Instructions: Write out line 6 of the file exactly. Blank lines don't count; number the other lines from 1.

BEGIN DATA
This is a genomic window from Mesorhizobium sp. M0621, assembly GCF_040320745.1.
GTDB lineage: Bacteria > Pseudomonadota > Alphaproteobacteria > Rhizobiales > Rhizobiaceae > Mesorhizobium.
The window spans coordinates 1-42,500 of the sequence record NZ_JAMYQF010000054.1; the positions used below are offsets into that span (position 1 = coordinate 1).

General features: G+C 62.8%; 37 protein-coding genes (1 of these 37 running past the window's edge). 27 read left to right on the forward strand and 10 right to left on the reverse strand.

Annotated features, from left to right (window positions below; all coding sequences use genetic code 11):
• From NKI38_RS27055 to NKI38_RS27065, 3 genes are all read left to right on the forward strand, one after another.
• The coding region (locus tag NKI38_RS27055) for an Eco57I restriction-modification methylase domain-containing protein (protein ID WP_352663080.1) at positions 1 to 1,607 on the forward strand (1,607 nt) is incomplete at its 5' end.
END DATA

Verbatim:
• From NKI38_RS27055 to NKI38_RS27065, 3 genes are all read left to right on the forward strand, one after another.